Dear W3C Patent Policy Working Group,
I'm concerned about the recent Patent Policy Framework draft, which could
allow W3C members to charge royalty fees for technologies included in web
In particular, I object to the inclusion of a "reasonable and
non-discriminatory" (RAND) licensing option in the proposed policy.
I believe that the exclusive use of a "royalty-free" (RF)
licensing model is in the best interests of the Internet community, and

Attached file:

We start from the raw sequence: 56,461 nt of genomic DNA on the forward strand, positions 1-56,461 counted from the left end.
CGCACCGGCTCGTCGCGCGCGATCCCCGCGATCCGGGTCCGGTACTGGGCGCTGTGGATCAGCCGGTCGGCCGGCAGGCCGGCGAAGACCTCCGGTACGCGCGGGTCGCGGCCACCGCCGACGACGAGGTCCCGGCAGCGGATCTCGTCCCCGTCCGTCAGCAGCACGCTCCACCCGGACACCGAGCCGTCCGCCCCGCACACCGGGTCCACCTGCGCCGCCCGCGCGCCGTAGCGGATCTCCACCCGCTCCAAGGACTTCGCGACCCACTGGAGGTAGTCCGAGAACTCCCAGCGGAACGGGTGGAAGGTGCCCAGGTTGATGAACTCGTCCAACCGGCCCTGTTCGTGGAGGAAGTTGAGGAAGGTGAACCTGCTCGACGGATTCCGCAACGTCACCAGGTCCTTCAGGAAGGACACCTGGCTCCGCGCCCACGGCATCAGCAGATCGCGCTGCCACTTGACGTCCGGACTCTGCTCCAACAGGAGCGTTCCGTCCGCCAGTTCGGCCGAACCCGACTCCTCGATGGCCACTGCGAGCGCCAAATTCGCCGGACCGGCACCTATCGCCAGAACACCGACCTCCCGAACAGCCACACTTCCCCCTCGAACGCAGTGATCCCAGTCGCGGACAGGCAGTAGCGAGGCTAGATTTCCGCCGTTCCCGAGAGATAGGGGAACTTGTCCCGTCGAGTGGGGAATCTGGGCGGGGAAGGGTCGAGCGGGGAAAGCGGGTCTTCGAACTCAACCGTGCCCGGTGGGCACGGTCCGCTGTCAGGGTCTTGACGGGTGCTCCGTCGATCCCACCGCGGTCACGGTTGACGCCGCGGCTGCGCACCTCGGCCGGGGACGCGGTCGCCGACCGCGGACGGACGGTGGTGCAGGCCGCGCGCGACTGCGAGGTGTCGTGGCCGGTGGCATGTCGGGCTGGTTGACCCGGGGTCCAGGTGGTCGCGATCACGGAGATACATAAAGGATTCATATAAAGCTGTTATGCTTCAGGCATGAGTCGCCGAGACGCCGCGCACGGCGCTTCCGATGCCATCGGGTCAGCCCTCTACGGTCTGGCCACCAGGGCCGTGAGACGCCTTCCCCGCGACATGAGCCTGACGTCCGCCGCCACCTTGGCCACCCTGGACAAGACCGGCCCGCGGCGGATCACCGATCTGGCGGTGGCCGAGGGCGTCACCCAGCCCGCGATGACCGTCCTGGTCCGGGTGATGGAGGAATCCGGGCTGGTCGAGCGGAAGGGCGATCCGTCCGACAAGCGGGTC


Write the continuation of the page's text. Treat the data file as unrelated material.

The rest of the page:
that RAND licensing would always necessarily exclude some would-be
I applaud the W3C for its tradition of providing open-source reference
implementations and its work to promote a wide variety of interoperable
implementations of its open standards. The W3C can best continue its work
of "leading the Web to its full potential" by continuing this
tradition, and saying no to RAND licensing.
Richard J. Walker
631 OFarrell St. #1701
San Francisco, CA 94109